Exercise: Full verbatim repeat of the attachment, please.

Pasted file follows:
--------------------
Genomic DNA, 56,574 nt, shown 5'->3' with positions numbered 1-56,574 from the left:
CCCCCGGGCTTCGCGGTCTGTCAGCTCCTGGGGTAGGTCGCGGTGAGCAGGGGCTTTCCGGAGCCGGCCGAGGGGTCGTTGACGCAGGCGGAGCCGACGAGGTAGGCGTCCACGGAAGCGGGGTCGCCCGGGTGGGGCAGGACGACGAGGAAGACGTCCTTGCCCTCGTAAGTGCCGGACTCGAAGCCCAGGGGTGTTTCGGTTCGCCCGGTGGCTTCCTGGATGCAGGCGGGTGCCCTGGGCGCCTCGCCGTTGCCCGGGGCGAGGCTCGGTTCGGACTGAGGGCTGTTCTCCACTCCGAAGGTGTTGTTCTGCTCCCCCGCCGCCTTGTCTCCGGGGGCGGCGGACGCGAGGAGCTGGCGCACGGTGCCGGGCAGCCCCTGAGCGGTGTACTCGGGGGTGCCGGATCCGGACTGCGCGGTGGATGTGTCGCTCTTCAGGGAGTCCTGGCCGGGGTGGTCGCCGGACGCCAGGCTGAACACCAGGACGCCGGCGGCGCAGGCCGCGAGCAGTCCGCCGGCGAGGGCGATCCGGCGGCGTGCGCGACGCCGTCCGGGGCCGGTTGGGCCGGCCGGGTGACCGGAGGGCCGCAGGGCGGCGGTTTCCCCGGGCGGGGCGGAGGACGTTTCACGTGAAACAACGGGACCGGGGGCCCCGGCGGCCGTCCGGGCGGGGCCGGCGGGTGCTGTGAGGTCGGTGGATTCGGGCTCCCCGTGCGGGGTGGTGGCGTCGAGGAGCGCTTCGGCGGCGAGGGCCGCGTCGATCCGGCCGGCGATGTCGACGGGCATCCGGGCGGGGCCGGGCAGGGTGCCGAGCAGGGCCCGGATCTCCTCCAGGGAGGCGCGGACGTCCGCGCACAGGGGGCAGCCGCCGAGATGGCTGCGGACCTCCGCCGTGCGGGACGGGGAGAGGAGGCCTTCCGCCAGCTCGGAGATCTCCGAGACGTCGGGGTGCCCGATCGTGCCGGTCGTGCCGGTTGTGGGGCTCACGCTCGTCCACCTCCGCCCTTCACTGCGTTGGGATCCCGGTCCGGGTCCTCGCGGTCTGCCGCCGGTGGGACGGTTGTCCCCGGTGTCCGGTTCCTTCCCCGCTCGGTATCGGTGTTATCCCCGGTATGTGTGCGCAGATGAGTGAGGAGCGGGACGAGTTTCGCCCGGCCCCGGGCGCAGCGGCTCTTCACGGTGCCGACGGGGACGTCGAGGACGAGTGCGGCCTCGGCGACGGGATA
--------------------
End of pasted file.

Genomic DNA, 56,574 nt, shown 5'->3' with positions numbered 1-56,574 from the left:
CCCCCGGGCTTCGCGGTCTGTCAGCTCCTGGGGTAGGTCGCGGTGAGCAGGGGCTTTCCGGAGCCGGCCGAGGGGTCGTTGACGCAGGCGGAGCCGACGAGGTAGGCGTCCACGGAAGCGGGGTCGCCCGGGTGGGGCAGGACGACGAGGAAGACGTCCTTGCCCTCGTAAGTGCCGGACTCGAAGCCCAGGGGTGTTTCGGTTCGCCCGGTGGCTTCCTGGATGCAGGCGGGTGCCCTGGGCGCCTCGCCGTTGCCCGGGGCGAGGCTCGGTTCGGACTGAGGGCTGTTCTCCACTCCGAAGGTGTTGTTCTGCTCCCCCGCCGCCTTGTCTCCGGGGGCGGCGGACGCGAGGAGCTGGCGCACGGTGCCGGGCAGCCCCTGAGCGGTGTACTCGGGGGTGCCGGATCCGGACTGCGCGGTGGATGTGTCGCTCTTCAGGGAGTCCTGGCCGGGGTGGTCGCCGGACGCCAGGCTGAACACCAGGACGCCGGCGGCGCAGGCCGCGAGCAGTCCGCCGGCGAGGGCGATCCGGCGGCGTGCGCGACGCCGTCCGGGGCCGGTTGGGCCGGCCGGGTGACCGGAGGGCCGCAGGGCGGCGGTTTCCCCGGGCGGGGCGGAGGACGTTTCACGTGAAACAACGGGACCGGGGGCCCCGGCGGCCGTCCGGGCGGGGCCGGCGGGTGCTGTGAGGTCGGTGGATTCGGGCTCCCCGTGCGGGGTGGTGGCGTCGAGGAGCGCTTCGGCGGCGAGGGCCGCGTCGATCCGGCCGGCGATGTCGACGGGCATCCGGGCGGGGCCGGGCAGGGTGCCGAGCAGGGCCCGGATCTCCTCCAGGGAGGCGCGGACGTCCGCGCACAGGGGGCAGCCGCCGAGATGGCTGCGGACCTCCGCCGTGCGGGACGGGGAGAGGAGGCCTTCCGCCAGCTCGGAGATCTCCGAGACGTCGGGGTGCCCGATCGTGCCGGTCGTGCCGGTTGTGGGGCTCACGCTCGTCCACCTCCGCCCTTCACTGCGTTGGGATCCCGGTCCGGGTCCTCGCGGTCTGCCGCCGGTGGGACGGTTGTCCCCGGTGTCCGGTTCCTTCCCCGCTCGGTATCGGTGTTATCCCCGGTATGTGTGCGCAGATGAGTGAGGAGCGGGACGAGTTTCGCCCGGCCCCGGGCGCAGCGGCTCTTCACGGTGCCGACGGGGACGTCGAGGACGAGTGCGGCCTCGGCGACGGGATA